News during the past month concerning bank failures, government bailouts, and global stock market lows have been accompanied by talk of troubles at individual companies across multiple industries. The constant barrage of negative news has left a pall over the entire business community.
According to a recent study by Weber Shandwick, 70% of the 514 employed Americans surveyed expect the current situation to have a negative impact on the companies for whom they work, 54% said their company leaders have not discussed the impact of the financial turmoil, and three-quarters said their colleagues are discussing it.
“There's so much uncertainty that being able to separate one's company from the economy as a whole becomes that much more important,” says Micho Spring, chair of the corporate practice at WS. “In this climate of potential layoffs and stock prices falling, it's important that if employees can't understand the world at large, then [they should]... understand the fundamentals of their company.”
This free flow of information, coupled with the recessionary economy, has thrust many companies into a crisis communications situation. However, unlike a crisis that impacts an individual company with a specific issue, this is a “global malaise” that requires a different approach, says Mark Hass, CEO of MS&L.
“Even those [companies] that are doing well need to talk about what this means and what matters to employees,” he adds.
As talk of recession mounts, employees are concerned about the fate of their companies. This concern has made internal communications a more important part of the work that firms are doing on behalf of their clients.
Keith Burton, president of Insidedge, says he's seeing an uptick in employee communications, with many clients making sure they understand the company's plans. Moreover, the communications are personal in nature.
“A good part of what they're doing is intensifying face-to-face communications,” Burton says. “Smaller group sessions where people can talk about addressing issues or needs and provid[e] feedback is the most important thing that organizations can do today. Digital media [such as an intranet] is secondary or complementary to face-to-face communications.”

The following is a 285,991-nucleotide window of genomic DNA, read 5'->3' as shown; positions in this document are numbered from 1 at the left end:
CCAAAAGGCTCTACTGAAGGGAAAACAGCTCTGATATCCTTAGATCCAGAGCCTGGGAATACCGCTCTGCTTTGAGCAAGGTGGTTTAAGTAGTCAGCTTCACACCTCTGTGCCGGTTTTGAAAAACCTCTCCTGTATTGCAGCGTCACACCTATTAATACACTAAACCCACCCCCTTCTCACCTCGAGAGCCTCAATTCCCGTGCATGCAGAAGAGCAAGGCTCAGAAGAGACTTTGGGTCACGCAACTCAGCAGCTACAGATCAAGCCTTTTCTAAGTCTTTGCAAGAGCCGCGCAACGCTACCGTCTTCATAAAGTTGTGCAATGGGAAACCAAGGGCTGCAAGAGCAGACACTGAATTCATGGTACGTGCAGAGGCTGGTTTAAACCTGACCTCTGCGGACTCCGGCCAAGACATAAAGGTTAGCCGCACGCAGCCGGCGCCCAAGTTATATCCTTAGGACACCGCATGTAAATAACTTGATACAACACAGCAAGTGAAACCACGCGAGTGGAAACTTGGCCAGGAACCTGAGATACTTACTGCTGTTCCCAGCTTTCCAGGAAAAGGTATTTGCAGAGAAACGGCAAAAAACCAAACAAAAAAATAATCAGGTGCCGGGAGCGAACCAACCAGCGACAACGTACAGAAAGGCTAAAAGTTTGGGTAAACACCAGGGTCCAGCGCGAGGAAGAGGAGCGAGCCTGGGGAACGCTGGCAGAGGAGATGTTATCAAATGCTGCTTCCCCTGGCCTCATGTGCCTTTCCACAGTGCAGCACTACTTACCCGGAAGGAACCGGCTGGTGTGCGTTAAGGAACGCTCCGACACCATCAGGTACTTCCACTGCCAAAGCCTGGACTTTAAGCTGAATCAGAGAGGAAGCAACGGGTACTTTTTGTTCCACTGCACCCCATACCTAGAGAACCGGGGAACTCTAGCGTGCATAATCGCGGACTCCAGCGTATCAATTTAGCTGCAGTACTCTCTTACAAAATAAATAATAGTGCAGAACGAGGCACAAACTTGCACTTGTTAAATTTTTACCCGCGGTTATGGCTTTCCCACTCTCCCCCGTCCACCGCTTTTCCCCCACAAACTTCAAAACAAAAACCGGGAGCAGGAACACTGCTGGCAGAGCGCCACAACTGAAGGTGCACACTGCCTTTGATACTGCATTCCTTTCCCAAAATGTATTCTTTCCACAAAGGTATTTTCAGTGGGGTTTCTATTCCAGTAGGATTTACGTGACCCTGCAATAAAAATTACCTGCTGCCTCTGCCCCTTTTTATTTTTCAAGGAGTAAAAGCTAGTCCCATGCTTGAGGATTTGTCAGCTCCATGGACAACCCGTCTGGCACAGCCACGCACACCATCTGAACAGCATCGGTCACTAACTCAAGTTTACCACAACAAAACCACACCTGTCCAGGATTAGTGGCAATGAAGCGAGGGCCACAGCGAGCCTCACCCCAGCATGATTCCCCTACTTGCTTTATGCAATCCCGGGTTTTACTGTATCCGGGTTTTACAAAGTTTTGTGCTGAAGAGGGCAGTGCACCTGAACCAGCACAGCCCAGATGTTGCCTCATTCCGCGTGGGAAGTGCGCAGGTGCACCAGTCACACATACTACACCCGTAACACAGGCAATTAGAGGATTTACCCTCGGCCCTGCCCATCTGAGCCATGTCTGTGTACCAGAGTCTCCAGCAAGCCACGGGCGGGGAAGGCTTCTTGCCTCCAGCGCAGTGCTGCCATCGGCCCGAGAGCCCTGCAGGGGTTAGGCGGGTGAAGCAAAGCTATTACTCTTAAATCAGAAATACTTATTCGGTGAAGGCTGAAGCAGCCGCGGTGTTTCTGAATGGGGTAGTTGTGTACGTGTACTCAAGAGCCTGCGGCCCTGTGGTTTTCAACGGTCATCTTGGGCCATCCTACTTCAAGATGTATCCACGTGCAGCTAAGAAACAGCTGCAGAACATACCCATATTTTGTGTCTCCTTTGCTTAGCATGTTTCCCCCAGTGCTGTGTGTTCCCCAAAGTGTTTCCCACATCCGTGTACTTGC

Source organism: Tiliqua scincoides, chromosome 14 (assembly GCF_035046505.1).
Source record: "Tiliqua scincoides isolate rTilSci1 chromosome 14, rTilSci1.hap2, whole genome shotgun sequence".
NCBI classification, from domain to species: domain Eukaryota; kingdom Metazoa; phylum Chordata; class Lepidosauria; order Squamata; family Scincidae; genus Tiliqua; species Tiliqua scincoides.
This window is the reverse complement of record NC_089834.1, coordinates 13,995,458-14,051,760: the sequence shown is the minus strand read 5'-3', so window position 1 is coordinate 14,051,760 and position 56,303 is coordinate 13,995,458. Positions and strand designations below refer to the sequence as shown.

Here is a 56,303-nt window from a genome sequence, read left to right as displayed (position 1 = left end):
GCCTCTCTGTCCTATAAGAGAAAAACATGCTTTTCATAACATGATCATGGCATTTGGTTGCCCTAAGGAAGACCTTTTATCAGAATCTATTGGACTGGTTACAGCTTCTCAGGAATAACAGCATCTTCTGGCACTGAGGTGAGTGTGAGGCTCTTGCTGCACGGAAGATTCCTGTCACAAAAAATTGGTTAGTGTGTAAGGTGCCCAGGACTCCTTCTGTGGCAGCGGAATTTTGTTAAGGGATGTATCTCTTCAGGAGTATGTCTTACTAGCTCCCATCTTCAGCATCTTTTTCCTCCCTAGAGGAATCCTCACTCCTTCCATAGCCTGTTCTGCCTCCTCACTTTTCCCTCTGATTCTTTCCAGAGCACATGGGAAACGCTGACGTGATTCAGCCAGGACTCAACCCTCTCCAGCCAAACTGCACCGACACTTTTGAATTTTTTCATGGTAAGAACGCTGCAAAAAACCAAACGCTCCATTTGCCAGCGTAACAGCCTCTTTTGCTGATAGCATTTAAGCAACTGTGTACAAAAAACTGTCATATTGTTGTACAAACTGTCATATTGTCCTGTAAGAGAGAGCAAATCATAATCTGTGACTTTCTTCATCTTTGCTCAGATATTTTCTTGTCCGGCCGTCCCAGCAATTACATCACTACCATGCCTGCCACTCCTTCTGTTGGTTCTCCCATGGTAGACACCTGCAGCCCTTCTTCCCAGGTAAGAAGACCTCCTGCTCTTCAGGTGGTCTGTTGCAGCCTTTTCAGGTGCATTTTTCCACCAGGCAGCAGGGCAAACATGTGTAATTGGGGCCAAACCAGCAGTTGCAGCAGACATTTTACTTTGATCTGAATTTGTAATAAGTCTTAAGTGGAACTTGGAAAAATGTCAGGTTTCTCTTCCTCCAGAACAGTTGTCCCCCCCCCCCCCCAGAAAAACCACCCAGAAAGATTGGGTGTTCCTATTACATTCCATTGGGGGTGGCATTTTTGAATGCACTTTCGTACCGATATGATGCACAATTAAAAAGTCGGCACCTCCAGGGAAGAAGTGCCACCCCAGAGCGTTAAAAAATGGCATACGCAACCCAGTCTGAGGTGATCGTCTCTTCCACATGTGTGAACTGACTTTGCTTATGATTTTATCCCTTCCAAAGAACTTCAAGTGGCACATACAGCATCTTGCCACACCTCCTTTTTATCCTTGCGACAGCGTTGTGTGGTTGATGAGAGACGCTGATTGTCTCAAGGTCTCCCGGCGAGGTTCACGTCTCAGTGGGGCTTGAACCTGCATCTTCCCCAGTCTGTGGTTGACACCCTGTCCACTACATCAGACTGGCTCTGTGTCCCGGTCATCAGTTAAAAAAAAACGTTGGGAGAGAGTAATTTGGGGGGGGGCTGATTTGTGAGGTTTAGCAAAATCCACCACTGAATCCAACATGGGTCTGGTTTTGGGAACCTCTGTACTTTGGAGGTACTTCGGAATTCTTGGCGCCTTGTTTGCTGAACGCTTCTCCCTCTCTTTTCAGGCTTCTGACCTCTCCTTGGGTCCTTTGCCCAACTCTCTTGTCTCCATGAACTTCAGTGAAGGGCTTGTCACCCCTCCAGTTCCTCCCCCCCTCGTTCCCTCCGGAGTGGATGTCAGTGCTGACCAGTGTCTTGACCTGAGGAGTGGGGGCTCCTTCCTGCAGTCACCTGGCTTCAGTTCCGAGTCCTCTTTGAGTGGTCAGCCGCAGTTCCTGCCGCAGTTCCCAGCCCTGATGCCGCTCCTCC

In the case of a public company, Reg-FD requires disclosure of material information that could inform employees about their futures.
“If [companies] anticipate cutbacks... they have to report that in advance,” Burton says. “Employees are pretty vigilant about this, particularly those represented by unions.”
Without direct communications from the company, employees will turn to one another. This type of situation is a breeding ground for innuendo, fear, and misinformation.
While many companies have already started talking about corporate strategies and if jobs will be affected, there's also the chance to talk about other things employees care about.
“If you look at what consumers value in a company – and employees are consumers – this issue of core values is important,” Hass says. “It's a good time for great companies to say they're great companies,” especially as we move into a new year with a new presidential administration and a continuing financial crisis.
This uncertainty can make it hard for senior executives to face their employees. Hill & Knowlton recently launched its global corporate response group to help senior executives with the issues arising from this economic turmoil, among them, employee communications.
“If you're the CEO of a company that's headed into uncertain economic territory, you may not know what it is you're going to have to do because you may not understand the impact this financial situation will have on your company,” says Sallie Gaines, SVP at H&K's global response group. “But you need to do the hard task of communicating with [employees] now, even if you're not sure what the shakeout is going to be. There's no shortage of good data... when there's a vacuum of information, rumor and speculation fill that vacuum.”